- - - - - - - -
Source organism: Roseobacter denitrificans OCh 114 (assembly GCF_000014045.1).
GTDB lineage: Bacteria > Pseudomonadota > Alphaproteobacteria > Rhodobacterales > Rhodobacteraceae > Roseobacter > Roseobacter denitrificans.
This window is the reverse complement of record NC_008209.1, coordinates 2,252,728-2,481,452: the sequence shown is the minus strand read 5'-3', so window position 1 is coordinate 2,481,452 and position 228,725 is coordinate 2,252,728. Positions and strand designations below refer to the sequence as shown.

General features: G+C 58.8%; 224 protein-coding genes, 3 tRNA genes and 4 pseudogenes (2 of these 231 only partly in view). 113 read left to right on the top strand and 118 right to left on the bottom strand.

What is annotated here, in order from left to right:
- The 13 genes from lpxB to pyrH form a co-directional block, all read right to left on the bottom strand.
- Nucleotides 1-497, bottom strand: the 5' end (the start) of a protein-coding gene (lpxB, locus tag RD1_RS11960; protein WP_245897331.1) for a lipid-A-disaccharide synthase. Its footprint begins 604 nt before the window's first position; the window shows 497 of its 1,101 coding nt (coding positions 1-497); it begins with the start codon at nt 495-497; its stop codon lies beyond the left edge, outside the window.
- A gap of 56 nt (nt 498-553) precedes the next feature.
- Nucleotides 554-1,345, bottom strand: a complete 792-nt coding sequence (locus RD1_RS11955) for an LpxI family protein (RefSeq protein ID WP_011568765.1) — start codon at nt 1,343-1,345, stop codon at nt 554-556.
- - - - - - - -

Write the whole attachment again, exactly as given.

Source organism: Roseobacter denitrificans OCh 114 (assembly GCF_000014045.1).
GTDB lineage: Bacteria > Pseudomonadota > Alphaproteobacteria > Rhodobacterales > Rhodobacteraceae > Roseobacter > Roseobacter denitrificans.
This window is the reverse complement of record NC_008209.1, coordinates 2,252,728-2,481,452: the sequence shown is the minus strand read 5'-3', so window position 1 is coordinate 2,481,452 and position 228,725 is coordinate 2,252,728. Positions and strand designations below refer to the sequence as shown.

General features: G+C 58.8%; 224 protein-coding genes, 3 tRNA genes and 4 pseudogenes (2 of these 231 only partly in view). 113 read left to right on the top strand and 118 right to left on the bottom strand.

What is annotated here, in order from left to right:
- The 13 genes from lpxB to pyrH form a co-directional block, all read right to left on the bottom strand.
- Nucleotides 1-497, bottom strand: the 5' end (the start) of a protein-coding gene (lpxB, locus tag RD1_RS11960; protein WP_245897331.1) for a lipid-A-disaccharide synthase. Its footprint begins 604 nt before the window's first position; the window shows 497 of its 1,101 coding nt (coding positions 1-497); it begins with the start codon at nt 495-497; its stop codon lies beyond the left edge, outside the window.
- A gap of 56 nt (nt 498-553) precedes the next feature.
- Nucleotides 554-1,345, bottom strand: a complete 792-nt coding sequence (locus RD1_RS11955) for an LpxI family protein (RefSeq protein ID WP_011568765.1) — start codon at nt 1,343-1,345, stop codon at nt 554-556.